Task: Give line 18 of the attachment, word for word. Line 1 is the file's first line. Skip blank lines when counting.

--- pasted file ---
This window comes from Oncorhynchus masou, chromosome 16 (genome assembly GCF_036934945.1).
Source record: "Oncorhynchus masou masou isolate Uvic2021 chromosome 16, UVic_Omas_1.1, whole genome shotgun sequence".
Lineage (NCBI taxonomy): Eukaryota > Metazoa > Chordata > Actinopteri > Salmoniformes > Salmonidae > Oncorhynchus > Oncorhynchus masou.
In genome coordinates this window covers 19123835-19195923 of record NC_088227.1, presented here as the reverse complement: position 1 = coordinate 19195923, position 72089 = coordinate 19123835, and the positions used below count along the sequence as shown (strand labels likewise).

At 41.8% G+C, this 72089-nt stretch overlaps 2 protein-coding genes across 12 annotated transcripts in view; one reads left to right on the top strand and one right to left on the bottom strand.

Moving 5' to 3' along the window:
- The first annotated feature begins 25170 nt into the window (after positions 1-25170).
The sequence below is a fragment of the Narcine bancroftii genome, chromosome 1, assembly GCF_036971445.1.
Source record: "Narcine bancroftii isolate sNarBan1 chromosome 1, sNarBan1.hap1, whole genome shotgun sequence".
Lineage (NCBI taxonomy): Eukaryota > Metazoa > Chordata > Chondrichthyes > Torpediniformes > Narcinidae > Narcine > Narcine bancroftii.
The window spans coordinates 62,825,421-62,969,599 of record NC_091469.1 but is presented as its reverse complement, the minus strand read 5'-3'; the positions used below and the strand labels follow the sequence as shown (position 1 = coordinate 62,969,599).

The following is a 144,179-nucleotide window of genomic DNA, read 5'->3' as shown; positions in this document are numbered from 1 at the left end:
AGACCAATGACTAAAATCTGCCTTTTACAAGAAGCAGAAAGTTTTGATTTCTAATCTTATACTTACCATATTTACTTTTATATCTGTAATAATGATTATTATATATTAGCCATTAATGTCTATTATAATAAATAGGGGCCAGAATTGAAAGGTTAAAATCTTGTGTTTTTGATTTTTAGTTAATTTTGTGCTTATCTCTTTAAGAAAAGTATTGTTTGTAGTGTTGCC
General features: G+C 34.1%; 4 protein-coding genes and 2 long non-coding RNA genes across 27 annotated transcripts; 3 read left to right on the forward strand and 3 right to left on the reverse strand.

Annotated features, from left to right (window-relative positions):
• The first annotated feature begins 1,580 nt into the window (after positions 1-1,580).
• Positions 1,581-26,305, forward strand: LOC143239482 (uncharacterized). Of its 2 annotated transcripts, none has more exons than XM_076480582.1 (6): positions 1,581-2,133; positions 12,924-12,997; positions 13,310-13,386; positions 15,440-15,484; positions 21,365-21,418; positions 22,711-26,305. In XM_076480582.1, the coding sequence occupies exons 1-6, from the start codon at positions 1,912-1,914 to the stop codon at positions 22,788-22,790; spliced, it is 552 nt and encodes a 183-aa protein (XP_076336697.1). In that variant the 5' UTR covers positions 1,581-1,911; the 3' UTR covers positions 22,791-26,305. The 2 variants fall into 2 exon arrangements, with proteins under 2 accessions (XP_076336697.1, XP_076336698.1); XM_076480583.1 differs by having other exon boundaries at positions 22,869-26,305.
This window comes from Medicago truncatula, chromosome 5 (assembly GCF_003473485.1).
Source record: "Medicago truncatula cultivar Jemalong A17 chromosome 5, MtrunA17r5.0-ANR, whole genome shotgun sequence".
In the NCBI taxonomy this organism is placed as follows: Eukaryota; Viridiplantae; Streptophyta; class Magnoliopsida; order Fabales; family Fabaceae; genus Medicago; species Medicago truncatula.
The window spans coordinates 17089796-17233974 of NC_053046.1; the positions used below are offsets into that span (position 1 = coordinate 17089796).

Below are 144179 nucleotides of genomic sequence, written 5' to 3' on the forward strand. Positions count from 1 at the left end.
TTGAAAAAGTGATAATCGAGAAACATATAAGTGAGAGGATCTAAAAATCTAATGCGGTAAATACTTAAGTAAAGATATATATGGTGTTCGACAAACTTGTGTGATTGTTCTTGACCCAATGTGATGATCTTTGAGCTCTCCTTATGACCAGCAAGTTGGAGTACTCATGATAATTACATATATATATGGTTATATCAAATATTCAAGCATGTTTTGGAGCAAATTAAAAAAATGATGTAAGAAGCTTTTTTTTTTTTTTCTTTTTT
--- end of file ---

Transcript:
This window comes from Medicago truncatula, chromosome 5 (assembly GCF_003473485.1).